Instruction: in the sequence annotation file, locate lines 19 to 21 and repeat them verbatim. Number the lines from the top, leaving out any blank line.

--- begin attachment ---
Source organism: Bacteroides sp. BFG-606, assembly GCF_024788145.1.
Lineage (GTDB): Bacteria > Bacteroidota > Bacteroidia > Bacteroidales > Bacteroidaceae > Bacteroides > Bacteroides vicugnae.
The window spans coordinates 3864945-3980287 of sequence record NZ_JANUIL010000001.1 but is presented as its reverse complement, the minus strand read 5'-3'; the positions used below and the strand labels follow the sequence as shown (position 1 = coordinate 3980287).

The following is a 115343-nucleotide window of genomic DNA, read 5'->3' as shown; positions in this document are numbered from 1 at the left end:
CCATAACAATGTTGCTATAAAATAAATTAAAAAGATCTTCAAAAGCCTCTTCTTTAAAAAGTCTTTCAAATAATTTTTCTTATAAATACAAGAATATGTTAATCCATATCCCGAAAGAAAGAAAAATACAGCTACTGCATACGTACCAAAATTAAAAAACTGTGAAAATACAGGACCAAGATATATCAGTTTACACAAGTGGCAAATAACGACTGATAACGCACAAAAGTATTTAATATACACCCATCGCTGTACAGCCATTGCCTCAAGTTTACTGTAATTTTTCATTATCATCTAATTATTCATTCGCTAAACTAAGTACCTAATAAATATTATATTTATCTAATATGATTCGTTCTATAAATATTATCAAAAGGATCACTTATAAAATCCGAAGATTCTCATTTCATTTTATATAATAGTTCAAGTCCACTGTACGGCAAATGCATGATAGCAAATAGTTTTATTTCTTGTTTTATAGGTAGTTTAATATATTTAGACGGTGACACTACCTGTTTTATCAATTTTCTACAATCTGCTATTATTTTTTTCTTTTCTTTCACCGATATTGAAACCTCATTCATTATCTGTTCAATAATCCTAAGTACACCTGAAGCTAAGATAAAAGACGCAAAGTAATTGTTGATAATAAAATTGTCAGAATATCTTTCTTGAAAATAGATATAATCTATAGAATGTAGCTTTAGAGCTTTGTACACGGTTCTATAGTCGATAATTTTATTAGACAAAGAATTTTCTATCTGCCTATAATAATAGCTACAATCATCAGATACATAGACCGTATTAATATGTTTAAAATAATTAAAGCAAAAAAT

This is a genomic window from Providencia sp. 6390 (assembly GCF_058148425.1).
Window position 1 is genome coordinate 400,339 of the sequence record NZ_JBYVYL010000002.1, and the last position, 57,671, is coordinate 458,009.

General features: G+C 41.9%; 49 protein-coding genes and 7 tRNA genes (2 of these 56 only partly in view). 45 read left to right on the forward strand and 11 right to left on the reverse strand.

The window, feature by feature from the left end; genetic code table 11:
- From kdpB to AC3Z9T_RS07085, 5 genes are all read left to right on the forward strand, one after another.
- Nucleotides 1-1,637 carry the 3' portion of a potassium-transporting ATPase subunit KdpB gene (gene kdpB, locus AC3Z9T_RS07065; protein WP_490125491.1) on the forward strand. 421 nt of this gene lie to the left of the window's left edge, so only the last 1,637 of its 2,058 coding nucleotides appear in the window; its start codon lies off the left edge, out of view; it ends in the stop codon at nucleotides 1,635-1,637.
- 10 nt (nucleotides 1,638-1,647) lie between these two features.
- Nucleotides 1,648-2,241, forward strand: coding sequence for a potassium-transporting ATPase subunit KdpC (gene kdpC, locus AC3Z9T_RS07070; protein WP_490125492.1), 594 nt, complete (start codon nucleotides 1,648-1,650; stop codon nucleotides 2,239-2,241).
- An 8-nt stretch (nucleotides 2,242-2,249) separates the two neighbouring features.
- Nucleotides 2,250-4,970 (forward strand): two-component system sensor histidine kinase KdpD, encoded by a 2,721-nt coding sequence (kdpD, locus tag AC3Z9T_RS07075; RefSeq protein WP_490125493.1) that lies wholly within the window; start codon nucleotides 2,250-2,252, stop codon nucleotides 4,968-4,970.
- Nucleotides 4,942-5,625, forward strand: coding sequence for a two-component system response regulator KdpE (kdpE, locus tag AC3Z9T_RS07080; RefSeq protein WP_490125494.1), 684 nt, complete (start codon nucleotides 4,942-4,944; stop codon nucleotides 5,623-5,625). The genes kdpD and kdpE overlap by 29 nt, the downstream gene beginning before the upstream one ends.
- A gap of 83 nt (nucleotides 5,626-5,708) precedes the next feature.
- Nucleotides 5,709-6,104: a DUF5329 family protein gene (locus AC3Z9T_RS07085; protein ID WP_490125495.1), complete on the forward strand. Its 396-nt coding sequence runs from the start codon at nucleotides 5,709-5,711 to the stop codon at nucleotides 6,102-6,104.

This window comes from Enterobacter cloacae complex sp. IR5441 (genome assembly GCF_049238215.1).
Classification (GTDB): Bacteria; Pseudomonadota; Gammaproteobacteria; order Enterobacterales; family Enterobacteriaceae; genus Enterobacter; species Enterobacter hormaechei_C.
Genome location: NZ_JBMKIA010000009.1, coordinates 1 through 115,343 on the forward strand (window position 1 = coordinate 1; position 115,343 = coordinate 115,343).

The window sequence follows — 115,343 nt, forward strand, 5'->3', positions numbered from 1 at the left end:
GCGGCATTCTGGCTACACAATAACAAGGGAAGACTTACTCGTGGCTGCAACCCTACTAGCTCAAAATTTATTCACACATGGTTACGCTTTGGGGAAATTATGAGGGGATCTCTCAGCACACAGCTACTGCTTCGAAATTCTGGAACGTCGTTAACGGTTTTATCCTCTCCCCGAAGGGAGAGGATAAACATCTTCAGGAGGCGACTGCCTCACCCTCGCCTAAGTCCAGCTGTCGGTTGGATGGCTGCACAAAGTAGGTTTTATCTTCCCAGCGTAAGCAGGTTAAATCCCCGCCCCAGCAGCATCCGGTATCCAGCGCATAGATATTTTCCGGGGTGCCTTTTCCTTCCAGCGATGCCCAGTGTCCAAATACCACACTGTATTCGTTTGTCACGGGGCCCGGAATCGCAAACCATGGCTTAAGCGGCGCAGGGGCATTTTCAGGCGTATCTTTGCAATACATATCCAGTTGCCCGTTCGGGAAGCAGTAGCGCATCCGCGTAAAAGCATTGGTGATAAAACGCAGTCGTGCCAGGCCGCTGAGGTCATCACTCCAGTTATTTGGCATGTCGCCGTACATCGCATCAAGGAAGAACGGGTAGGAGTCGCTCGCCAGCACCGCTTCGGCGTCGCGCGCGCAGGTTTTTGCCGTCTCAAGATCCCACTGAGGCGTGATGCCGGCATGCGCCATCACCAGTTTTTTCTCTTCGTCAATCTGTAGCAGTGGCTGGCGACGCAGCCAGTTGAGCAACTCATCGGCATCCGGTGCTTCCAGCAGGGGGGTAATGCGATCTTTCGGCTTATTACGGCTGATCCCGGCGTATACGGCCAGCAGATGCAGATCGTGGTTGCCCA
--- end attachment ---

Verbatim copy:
This window comes from Enterobacter cloacae complex sp. IR5441 (genome assembly GCF_049238215.1).
Classification (GTDB): Bacteria; Pseudomonadota; Gammaproteobacteria; order Enterobacterales; family Enterobacteriaceae; genus Enterobacter; species Enterobacter hormaechei_C.
Genome location: NZ_JBMKIA010000009.1, coordinates 1 through 115,343 on the forward strand (window position 1 = coordinate 1; position 115,343 = coordinate 115,343).